This localism, this pride in family, town, and state, leaves little room for interest in a coherent regional identity. In general, Midwesterners want to be left alone in worlds of their own making. More often than not, interacting with other people means finding the lowest common denominator of common ground in superficial conversation that is anything but controversial. The point is to avoid calling attention to one's own peculiarities even as you eagerly point out the eccentricities of others as a means of proclaiming the general inappropriateness of idiosyncratic behavior.
The cultural diversity of the Midwest, ironically, has tended to encourage a public pleasantness, an unspoken agreement not to probe too deeply into someone else's business or to talk about things that might cause conflict.
-Andrew R. L. Cayton, "The Anti-Region: Place and Identity in the History of the American Midwest," in The American Midwest: Essays on Regional History, Andrew R. L. Cayton and Susan E. Gray, eds, p. 150.
I disagree with the late Andrew Cayton--to me a god of Midwestern history, in the pantheon of regional historians up there with Frederick Jackson Turner himself--on a number of his characterizations of Midwestern culture, especially as it applies to the 20th century.
Yet when I look at the landscape of Big Ten football in 2016--and I mean Midwestern Big Ten football, not whatever those three schools on the East Coast are--I can't help but nod when I think of the coaches which have long embodied the Big Ten. Milquetoast defines the Big Ten coaching ranks: it's hard to imagine Kirk Ferentz, Tracy Claeys, Mike Riley, or Paul Chryst rocking the boat. Kevin Wilson, fiery as he can be, does little to inspire the imagination through his actions, just his offense. Mark Dantonio and Urban Meyer embody the smug superiority of the region: just outspoken enough to let you know that they're better than you and they know it, but not brash enough to rock the boat or really disturb the social order. When activism arrives, like a union on the doorstep of a prominent program, coaches like Pat Fitzgerald would as soon see it disappear and work to internally placate the disaffected.
Consensus reigns in the Old Northwest. We see it in the leaders we support; our teams' coaches reflect that.
And that's where Jim Harbaugh comes in. I don't personally dislike the man, as polarizing a figure as he is. But I am profoundly uncomfortable with him coaching in the Big Ten, and until I read that passage from Cayton the other day I could not really verbalize why. It may be especially prominent in the Big Ten West, where milquetoast reigns supreme, especially with the departure of Bo Pelini, but there seems to be a unique revulsion for Harbaugh's personification of what Cayton defines as "the general inappropriateness of idiosyncratic behavior." Surely coaches like Pat Fitzgerald agree with Harbaugh that these camps across the South should be allowable tools for recruiting. But they don't say the same things, they don't act the same way, they don't aggressively pursue their chosen policies with the vigor or the vitriol of Harbaugh. He stands out in a way that a Big Ten coach has not in some time.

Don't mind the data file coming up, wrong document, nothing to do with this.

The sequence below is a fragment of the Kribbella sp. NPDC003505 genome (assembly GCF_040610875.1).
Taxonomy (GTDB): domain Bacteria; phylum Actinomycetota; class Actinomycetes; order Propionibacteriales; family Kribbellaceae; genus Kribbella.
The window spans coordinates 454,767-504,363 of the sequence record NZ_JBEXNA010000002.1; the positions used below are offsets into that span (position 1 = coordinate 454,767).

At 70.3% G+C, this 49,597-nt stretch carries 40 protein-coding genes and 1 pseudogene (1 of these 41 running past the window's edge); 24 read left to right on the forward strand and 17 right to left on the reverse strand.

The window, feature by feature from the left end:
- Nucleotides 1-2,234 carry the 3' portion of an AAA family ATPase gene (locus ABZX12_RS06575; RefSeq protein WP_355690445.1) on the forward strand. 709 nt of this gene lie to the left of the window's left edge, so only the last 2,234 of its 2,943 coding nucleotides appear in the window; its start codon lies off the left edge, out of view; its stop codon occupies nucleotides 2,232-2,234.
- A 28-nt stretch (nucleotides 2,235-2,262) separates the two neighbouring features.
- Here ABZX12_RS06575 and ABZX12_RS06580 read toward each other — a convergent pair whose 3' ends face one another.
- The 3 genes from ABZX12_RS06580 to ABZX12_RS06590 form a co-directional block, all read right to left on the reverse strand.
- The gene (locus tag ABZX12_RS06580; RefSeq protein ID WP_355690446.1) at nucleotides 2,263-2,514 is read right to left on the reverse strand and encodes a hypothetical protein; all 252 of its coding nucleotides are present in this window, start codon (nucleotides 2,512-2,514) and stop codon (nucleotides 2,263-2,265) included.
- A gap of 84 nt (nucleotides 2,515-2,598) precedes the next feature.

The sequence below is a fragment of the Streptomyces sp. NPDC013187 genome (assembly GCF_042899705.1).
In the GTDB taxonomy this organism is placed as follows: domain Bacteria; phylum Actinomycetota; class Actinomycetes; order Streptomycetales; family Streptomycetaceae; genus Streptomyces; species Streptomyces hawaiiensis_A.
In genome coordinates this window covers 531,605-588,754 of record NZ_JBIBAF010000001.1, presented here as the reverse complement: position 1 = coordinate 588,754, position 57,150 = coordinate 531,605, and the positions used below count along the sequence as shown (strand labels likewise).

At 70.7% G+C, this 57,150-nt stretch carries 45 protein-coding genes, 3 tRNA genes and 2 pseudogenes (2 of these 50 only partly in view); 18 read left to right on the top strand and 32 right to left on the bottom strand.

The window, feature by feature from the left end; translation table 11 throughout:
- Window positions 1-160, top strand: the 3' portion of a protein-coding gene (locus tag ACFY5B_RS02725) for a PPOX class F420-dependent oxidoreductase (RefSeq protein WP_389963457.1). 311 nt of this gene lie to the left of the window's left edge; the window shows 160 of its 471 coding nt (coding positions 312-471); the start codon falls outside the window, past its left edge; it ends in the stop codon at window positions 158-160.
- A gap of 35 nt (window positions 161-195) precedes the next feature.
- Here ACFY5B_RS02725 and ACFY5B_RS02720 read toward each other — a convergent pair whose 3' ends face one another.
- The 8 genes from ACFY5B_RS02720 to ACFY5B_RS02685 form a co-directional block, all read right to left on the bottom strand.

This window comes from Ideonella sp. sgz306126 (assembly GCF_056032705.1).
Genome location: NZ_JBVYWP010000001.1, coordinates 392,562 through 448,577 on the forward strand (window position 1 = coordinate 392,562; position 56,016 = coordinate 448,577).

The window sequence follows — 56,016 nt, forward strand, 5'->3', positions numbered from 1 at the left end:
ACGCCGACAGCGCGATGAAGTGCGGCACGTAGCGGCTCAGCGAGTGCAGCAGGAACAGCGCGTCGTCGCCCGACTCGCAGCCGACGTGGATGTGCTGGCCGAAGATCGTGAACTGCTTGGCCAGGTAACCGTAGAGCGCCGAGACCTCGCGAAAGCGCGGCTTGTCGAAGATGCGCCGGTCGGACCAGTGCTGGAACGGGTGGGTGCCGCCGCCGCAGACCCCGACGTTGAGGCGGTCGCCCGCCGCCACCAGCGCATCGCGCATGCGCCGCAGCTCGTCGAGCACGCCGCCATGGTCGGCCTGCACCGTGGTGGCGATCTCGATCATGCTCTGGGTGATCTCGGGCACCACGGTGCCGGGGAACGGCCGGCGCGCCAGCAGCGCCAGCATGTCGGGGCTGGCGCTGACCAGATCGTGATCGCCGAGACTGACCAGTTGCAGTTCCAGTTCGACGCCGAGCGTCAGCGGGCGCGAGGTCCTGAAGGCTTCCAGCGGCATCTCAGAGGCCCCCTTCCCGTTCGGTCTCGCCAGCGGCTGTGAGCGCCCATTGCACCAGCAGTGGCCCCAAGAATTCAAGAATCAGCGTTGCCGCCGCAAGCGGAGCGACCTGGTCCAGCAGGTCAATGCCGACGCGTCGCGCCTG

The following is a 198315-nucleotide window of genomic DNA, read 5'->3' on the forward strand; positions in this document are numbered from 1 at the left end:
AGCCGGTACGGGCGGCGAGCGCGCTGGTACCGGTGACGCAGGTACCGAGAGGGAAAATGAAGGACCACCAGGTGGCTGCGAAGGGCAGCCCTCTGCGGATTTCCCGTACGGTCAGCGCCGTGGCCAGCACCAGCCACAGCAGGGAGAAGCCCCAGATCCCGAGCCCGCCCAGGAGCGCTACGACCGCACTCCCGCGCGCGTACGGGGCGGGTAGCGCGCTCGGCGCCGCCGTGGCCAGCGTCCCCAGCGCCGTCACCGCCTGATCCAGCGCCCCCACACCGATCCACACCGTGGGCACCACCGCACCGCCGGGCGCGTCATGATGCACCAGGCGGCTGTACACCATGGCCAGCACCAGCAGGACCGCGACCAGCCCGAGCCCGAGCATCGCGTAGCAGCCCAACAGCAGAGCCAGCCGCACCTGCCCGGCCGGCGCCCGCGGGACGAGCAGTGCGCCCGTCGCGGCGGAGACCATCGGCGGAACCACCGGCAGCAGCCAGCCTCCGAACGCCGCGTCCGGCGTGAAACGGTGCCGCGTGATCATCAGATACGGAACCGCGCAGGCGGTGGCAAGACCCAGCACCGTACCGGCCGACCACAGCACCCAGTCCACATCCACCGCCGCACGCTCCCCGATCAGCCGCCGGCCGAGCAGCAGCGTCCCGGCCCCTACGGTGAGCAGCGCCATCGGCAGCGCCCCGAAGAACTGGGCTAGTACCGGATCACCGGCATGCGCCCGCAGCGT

The reaction to Harbaugh's actions among Midwestern Big Ten fans reflects an expectation that many of us have of our conference's coaches, and many of those in the national media have of our region: Say little, keep your head down, and let your excellence on the field (hopefully) be the ultimate arbiter of success and signifier of merit. Harbaugh challenges that standard. His success elsewhere and reputation as a coach, to him--to say nothing of his divisive record in San Francisco and Stanford--means he will go to camps in the South, challenge those around him, and break a few eggs.
And maybe that's good for the attitude of the Big Ten: It's not only Meyer telling other coaches to recruit better, it's Harbaugh actually trying to show them how to recruit better. But with Harbaugh the coach, it's that transition from words to actions that makes me uneasy. Where Midwesterners have pointed out the eccentricities, irregularities, and outright inequities of more...Southern recruiting styles in the past, they have simultaneously avoided calling attention to their own actions. Jim Harbuagh says "Screw that, look at what I'm doing."
I'm sorry to have written yet another thinkpiece, if this comes across as such, on Harbaugh, but as I do my own research into Midwestern history, I couldn't help but note that passage and apply it to Big Ten football. And I think it fits. Jim Harbaugh does exactly what Cayton describes as taboo in Midwestern society, and he does it in a way that challenges both our regional preferences and national perceptions of our region.
That's different, especially to those of us physically in the Midwest, and that difference breaks those socially-accepted norms. Perhaps it's my Midwestern and Minnesotan predilection to passive aggression. But it's a break with "public pleasantness," and whether it burns out or redefines coaching in the Midwestern Big Ten remains to be seen. I'll be over here cringing in the meantime.